6 “Fair Trade for All”: Priority Areas to meet Product Standards Requirements
“Developing countries lack the ability to assist their producers to meet product standards, which often act as a barrier to developing country exports Significant assistance from developed countries is required to build up their capabilities to conform to product standard requirements” “UNIDO recommends the following priority areas for assistance 1. A national/regional standards/standardization body 2. A national/regional metrology system 3. A certification/conformity assessment system 4. An accreditation system” Source: J. Stiglitz & A. Charlton, Fair Trade for All – How Trade can promote Development, Oxford University Press, 2005

7 UNIDO – DG SANCO Cooperation
- High-level dialogue between UNIDO DG and EC DG SANCO since 2008 Main targeted areas for cooperation:          Establishment of a Manual on Competent Authorities for horticulture products Systematic use of Food and Veterinary Office (FVO) Inspection Reports and of RASFF data on rejections for design of TA programmes  Participation in the Better Training for Safer Food (BTSF) Initiative - Development of a Rapid Inspection Response Facility (for short-term immediate TA after deficiencies are identified by Inspections - avoiding bans)  Plan:  UNIDO support project for DG SANCO cooperation, includ. RIRF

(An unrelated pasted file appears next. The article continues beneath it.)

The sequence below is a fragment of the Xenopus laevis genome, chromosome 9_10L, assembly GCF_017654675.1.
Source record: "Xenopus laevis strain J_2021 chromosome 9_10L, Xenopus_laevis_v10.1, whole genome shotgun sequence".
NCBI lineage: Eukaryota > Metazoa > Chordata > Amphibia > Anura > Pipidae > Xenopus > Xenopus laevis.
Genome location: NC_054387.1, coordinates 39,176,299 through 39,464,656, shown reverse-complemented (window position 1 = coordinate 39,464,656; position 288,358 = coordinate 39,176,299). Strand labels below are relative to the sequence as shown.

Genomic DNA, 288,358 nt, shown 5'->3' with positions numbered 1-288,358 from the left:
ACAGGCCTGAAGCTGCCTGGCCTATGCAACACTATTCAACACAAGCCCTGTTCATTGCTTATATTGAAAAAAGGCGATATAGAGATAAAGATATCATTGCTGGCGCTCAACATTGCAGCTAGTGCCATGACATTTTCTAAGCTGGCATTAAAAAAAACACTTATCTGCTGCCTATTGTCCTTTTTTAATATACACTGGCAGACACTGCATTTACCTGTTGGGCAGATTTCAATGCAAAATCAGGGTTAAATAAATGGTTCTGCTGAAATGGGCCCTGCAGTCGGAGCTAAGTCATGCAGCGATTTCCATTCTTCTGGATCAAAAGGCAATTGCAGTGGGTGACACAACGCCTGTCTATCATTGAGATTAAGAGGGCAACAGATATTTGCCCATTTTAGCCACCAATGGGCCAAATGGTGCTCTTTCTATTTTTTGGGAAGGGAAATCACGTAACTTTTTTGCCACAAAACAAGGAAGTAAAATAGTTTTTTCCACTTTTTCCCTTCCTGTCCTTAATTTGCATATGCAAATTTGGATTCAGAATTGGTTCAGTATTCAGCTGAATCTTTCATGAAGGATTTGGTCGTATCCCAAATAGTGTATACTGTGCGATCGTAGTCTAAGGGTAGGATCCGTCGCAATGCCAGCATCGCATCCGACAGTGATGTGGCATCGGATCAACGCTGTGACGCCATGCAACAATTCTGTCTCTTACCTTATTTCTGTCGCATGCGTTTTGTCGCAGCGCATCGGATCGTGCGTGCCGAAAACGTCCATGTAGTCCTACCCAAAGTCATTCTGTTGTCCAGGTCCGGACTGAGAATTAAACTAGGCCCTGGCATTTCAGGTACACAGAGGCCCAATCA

8 UNIDO TCB - LDCs Coverage (2007: 36 countries)
On-going and planned Regional Programmes SAARC Afghanistan Bangladesh Cambodia Ethiopia Mozambique Nepal Senegal Tanzania UEMOA/ ECOWAS MEKONG Country Programmes EAC Madagascar Mauritania Source: OECD DAC List Uganda Burundi (2007) Rwanda (2007) Bhutan Maldives MEKONG Delta Countries Lao PDR CARICOM Haiti SADC UEMOA/ECOWAS Benin Burkina Faso Cape Verde Gambia Guinea Guinea Bissau Liberia Mali Niger Sierra Leone Togo Angola Congo Lesotho Malawi Zambia CEMAC Central African Rep. Chad Equatorial Guinea